Microsoft remains enthusiastic about the idea of selling a cloud-in-a-box, but it has conceded that its Windows Azure Appliances, unveiled nearly a year back, are few and far between.
Server and tools general manager Charles Di Bona has told financial analysts that Microsoft has started to roll out "some" Windows Azure Appliances, adding "they are early-stage at this point."
He didn't provide more of what financial types like to call "color", but the "some" he mentioned are presumably sitting in data centers at Dell, Hewlett-Packard, Fujitsu, and eBay.
Di Bona also hinted at a shift in priorities away from trying to get customers to use mega public cloud services from the likes of Dell, and moving towards the notion of private clouds where the customer can keep more control of both the actual service and their data running inside it. In the public cloud, the service provider calls the shots and puts your data on the same servers as everybody else.
Di Bona was speaking at the Jefferies Global Technology, Internet, Media & Telecom Conference presentation on May 11, and his words were picked up here. You can read the transcript here (warning: PDF) .
Microsoft seems to be looking at the Azure appliance as an alternative to Oracle chief Larry Ellison's monstrous Exadata database machine and storage server, which is being deployed by large enterprises. Asked by the event moderator about the potential for integrated appliances like Exadata, Di Bona said such appliances are very interesting and presents the future of the cloud.
But there are differences. "We think of the private cloud based on what we're doing in the public cloud, and [we're] sort of feeding that back into that appliance, which would be more of a private cloud," he said. "It has some of the same characteristics of what Oracle is doing with Exadata. So, we don't think of it as mutually exclusive, but we think that the learnings we're getting from the public cloud are different and unique in a way that they're not bringing into Exadata."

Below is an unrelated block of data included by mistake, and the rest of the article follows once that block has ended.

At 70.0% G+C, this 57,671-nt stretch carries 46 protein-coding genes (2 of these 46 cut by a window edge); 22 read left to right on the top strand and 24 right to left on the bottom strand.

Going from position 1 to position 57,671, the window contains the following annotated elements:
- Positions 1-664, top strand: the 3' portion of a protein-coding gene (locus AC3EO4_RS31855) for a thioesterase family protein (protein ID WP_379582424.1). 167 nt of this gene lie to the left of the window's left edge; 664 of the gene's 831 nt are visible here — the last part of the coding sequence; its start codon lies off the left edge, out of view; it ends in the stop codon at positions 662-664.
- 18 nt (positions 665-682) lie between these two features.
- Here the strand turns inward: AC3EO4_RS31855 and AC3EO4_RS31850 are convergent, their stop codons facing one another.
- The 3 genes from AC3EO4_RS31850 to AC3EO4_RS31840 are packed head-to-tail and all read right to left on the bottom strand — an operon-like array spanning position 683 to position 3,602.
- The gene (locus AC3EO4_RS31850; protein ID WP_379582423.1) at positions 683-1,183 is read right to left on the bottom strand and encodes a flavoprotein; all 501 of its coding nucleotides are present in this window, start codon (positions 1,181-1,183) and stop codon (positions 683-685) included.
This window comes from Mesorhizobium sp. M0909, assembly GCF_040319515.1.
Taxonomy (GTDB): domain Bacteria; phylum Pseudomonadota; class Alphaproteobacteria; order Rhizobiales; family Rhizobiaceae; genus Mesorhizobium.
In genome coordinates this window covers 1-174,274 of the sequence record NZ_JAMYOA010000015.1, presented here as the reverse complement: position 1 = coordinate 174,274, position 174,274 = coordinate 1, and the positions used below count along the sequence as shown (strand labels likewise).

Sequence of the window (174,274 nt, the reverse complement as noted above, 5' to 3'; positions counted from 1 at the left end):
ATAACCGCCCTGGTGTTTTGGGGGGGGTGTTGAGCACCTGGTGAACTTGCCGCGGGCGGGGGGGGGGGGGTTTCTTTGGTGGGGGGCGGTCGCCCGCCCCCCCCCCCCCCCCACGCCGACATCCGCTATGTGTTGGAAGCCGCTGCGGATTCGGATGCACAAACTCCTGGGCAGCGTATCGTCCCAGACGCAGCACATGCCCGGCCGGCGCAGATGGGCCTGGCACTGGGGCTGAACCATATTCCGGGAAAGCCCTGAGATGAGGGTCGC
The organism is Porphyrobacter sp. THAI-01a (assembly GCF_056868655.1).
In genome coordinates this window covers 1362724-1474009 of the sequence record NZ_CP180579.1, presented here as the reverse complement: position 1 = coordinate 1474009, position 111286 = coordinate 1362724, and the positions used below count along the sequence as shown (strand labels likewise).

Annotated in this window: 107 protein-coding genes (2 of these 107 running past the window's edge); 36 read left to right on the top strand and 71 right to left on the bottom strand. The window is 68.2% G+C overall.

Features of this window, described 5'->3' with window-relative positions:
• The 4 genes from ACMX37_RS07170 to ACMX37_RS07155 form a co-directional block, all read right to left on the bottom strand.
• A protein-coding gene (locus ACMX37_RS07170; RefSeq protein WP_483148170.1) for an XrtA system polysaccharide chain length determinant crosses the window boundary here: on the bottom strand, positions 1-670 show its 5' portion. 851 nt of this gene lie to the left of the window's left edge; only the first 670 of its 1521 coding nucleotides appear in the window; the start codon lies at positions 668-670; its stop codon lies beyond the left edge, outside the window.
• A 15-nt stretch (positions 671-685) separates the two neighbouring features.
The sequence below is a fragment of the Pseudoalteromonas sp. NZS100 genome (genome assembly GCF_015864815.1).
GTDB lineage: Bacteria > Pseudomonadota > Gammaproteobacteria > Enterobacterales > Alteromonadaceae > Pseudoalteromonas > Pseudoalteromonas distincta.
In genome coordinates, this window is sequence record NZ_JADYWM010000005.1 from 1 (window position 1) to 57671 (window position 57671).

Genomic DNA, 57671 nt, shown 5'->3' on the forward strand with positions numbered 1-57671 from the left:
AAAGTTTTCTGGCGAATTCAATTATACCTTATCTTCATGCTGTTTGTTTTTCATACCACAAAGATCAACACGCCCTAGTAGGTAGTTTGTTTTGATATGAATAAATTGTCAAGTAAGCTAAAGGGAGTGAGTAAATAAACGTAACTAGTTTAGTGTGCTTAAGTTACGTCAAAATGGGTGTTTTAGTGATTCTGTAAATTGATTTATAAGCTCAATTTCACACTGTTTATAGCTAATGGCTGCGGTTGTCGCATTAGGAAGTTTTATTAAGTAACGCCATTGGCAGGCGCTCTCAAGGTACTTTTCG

Microsoft jumped on the public cloud bandwagon last year when it unveiled the Azure Appliance and named Dell, HP, Fujitsu and eBay as early adopters of what it said was a "limited production" release of the appliance at its World Wide Partner conference in July 2010. It was the height of the public versus private cloud frenzy, with Salesforce.com CEO Mark Benioff warning people to "beware the false cloud" – meaning the private cloud, run by you, as opposed to public clouds run by companies like Salesforce.
Microsoft's plan was for the first Windows Azure appliance to be delivered later in 2010, with companies building and running services before the end of the year.
In other words: Dell, Hewlett-Packard, Fujitsu and eBay would turn into internet service providers by hosting services for their customers running on Azure. The companies were also guinea pigs, who'd help Microsoft design, develop, and deploy the appliances.
You can read how it was supposed to go down here, from president of Microsoft's server and tools Bob Muglia.
The deadlines were missed, however, and nearly 12 months later, Microsoft's partners are saying very little. Muglia is leaving Microsoft after a disagreement with chief executive Steve Ballmer.
In March, the chief executive of HP, Microsoft's biggest Windows partner, evaded a Reg question during his company's strategy day on whether HP's forthcoming infrastructure and platform cloud services would use Azure. Subsequently, it emerged that HP's services, branded Scalene, will feature APIs and languages bindings for Java, Ruby, and other open source languages with GUI and command line interface controls for both Linux/Unix and Windows. There was no mention of Windows Azure, SQL Azure, or even .NET.
Dell separately promised The Reg that it plans to offer at least two "public clouds" - one based on Microsoft's Azure platform and another based on something else that it's not ready to announce. The "other" is extremely likely to be OpenStack, the "Linux for the cloud" project founded by Rackspace and NASA. Dell is an OpenStack member.
In July 2010, Fujitsu committed to train 5,000 "or so" Azure specialists and to deploy Azure appliances in its data centers in Japan. We've heard nothing from Fujitsu since. eBay is also mum. ®